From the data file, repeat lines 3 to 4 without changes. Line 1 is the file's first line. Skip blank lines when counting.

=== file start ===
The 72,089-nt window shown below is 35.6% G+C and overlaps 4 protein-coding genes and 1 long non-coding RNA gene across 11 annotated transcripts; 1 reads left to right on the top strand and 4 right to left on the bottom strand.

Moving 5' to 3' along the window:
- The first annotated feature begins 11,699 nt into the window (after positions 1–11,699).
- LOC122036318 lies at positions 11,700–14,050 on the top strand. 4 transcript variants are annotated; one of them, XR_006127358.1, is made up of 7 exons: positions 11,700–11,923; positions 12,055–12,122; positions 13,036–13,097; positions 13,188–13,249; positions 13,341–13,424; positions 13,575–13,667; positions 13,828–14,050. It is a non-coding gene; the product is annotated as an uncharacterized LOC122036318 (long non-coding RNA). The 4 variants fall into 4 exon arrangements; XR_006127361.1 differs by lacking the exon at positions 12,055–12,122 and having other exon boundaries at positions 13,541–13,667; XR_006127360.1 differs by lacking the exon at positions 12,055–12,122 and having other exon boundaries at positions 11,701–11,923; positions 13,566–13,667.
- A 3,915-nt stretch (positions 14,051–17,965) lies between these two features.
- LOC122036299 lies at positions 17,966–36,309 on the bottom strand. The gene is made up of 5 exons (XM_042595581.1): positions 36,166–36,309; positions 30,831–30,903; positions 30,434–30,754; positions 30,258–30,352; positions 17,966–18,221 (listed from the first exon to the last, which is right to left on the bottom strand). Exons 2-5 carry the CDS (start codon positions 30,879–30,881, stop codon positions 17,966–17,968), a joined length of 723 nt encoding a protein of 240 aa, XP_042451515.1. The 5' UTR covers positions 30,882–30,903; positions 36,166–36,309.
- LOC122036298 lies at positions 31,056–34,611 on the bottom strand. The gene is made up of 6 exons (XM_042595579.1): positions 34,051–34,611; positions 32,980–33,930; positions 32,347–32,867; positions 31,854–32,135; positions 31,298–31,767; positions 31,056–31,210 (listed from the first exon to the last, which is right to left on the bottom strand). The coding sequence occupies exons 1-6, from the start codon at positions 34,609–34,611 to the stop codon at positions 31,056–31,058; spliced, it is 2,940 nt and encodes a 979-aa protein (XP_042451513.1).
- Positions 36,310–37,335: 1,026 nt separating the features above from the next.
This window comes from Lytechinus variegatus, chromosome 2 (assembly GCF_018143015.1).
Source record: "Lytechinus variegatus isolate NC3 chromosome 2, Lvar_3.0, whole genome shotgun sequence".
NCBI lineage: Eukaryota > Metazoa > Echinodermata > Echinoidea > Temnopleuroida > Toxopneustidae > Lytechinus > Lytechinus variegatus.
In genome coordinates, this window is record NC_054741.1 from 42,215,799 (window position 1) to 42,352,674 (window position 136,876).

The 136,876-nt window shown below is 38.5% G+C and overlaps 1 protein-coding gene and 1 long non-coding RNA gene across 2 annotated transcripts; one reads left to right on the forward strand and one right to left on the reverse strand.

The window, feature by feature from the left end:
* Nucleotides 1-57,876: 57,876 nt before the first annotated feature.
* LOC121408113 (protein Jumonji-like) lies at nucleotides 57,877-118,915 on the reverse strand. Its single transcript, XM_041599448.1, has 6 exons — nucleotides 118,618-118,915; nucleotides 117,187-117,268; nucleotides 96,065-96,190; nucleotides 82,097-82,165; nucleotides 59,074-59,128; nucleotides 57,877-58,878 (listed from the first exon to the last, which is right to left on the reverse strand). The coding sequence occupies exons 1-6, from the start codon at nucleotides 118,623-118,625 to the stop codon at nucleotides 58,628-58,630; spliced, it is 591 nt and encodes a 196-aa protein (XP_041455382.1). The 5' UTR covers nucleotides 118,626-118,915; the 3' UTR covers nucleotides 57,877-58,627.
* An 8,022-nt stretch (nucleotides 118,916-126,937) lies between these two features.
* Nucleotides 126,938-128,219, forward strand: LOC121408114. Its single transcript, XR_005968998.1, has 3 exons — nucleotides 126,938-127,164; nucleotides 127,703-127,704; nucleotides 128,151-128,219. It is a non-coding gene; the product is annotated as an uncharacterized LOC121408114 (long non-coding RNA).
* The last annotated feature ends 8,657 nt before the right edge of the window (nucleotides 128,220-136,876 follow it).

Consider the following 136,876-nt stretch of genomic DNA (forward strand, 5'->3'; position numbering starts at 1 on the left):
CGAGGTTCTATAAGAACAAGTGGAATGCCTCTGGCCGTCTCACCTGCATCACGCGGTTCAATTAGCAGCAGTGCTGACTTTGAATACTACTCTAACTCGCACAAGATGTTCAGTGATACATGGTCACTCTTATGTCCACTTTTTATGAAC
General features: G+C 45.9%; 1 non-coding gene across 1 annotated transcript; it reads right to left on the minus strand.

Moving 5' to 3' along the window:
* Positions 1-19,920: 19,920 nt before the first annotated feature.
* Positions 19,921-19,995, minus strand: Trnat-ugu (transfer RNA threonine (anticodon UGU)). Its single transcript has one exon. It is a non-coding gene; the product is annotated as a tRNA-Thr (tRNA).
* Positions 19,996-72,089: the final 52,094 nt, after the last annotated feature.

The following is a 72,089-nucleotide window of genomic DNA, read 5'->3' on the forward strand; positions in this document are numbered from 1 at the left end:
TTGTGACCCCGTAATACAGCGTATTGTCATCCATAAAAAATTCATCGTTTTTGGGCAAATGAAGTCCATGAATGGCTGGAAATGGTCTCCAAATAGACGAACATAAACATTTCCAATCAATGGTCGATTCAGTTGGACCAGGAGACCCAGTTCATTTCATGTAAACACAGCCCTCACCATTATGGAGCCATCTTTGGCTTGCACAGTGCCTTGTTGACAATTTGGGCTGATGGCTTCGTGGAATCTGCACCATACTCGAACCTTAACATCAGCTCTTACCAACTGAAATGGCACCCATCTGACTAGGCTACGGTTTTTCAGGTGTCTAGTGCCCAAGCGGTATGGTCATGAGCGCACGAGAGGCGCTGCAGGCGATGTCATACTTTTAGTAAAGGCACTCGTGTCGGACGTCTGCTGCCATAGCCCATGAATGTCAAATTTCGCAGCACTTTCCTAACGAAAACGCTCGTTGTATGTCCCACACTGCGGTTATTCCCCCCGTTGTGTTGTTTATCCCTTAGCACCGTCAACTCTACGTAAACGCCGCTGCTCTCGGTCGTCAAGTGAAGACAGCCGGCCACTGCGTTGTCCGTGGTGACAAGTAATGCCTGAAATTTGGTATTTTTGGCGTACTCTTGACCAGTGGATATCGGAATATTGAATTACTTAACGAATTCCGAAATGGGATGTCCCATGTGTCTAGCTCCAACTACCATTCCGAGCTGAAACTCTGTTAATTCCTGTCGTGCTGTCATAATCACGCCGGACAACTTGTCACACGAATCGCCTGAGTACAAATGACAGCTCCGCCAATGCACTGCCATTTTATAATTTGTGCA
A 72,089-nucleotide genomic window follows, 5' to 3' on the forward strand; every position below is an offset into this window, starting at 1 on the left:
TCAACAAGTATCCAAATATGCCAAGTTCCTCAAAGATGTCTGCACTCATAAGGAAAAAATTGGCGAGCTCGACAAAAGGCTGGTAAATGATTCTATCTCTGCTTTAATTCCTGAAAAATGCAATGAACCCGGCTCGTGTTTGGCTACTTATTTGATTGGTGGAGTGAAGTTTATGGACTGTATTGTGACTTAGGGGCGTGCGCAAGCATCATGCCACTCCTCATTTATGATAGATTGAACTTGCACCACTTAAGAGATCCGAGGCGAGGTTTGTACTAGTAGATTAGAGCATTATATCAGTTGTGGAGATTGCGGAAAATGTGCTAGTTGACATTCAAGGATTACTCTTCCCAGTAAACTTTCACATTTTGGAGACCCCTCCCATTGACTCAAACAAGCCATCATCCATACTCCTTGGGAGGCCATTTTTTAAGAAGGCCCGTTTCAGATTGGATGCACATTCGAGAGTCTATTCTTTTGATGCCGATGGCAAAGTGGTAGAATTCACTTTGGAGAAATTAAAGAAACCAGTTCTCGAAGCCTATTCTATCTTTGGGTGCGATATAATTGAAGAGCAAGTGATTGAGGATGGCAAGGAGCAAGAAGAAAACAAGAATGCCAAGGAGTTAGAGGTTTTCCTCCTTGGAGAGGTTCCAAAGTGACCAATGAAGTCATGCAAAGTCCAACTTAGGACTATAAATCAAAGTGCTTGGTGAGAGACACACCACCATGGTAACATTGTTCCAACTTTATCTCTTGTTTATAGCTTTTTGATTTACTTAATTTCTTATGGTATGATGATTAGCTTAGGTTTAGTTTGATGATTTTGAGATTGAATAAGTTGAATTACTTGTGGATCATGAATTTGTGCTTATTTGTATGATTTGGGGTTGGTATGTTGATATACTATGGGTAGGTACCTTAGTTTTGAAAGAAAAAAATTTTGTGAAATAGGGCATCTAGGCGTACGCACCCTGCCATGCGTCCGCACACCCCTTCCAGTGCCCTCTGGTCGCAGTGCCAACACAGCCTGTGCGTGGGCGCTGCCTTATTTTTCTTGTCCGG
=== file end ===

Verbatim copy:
- The first annotated feature begins 11,699 nt into the window (after positions 1–11,699).
- LOC122036318 lies at positions 11,700–14,050 on the top strand. 4 transcript variants are annotated; one of them, XR_006127358.1, is made up of 7 exons: positions 11,700–11,923; positions 12,055–12,122; positions 13,036–13,097; positions 13,188–13,249; positions 13,341–13,424; positions 13,575–13,667; positions 13,828–14,050. It is a non-coding gene; the product is annotated as an uncharacterized LOC122036318 (long non-coding RNA). The 4 variants fall into 4 exon arrangements; XR_006127361.1 differs by lacking the exon at positions 12,055–12,122 and having other exon boundaries at positions 13,541–13,667; XR_006127360.1 differs by lacking the exon at positions 12,055–12,122 and having other exon boundaries at positions 11,701–11,923; positions 13,566–13,667.